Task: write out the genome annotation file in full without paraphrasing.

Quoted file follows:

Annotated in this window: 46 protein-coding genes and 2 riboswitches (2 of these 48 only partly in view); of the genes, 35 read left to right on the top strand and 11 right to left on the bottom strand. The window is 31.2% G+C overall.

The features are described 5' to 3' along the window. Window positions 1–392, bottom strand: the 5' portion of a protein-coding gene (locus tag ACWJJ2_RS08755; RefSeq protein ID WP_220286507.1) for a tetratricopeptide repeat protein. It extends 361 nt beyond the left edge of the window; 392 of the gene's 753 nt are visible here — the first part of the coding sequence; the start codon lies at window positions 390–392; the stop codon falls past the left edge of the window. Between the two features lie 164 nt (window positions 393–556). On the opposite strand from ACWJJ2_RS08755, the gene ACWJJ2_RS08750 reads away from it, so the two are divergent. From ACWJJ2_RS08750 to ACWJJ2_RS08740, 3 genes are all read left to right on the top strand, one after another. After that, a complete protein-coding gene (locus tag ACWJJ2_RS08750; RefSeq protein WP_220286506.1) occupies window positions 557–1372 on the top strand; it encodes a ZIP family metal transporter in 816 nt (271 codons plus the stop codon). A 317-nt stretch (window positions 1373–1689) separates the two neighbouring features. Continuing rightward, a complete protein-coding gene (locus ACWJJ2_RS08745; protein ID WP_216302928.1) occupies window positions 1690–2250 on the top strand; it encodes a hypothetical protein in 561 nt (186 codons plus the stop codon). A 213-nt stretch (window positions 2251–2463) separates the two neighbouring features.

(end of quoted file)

Annotated in this window: 46 protein-coding genes and 2 riboswitches (2 of these 48 only partly in view); of the genes, 35 read left to right on the top strand and 11 right to left on the bottom strand. The window is 31.2% G+C overall.

The features are described 5' to 3' along the window. Window positions 1–392, bottom strand: the 5' portion of a protein-coding gene (locus tag ACWJJ2_RS08755; RefSeq protein ID WP_220286507.1) for a tetratricopeptide repeat protein. It extends 361 nt beyond the left edge of the window; 392 of the gene's 753 nt are visible here — the first part of the coding sequence; the start codon lies at window positions 390–392; the stop codon falls past the left edge of the window. Between the two features lie 164 nt (window positions 393–556). On the opposite strand from ACWJJ2_RS08755, the gene ACWJJ2_RS08750 reads away from it, so the two are divergent. From ACWJJ2_RS08750 to ACWJJ2_RS08740, 3 genes are all read left to right on the top strand, one after another. After that, a complete protein-coding gene (locus tag ACWJJ2_RS08750; RefSeq protein WP_220286506.1) occupies window positions 557–1372 on the top strand; it encodes a ZIP family metal transporter in 816 nt (271 codons plus the stop codon). A 317-nt stretch (window positions 1373–1689) separates the two neighbouring features. Continuing rightward, a complete protein-coding gene (locus ACWJJ2_RS08745; protein ID WP_216302928.1) occupies window positions 1690–2250 on the top strand; it encodes a hypothetical protein in 561 nt (186 codons plus the stop codon). A 213-nt stretch (window positions 2251–2463) separates the two neighbouring features.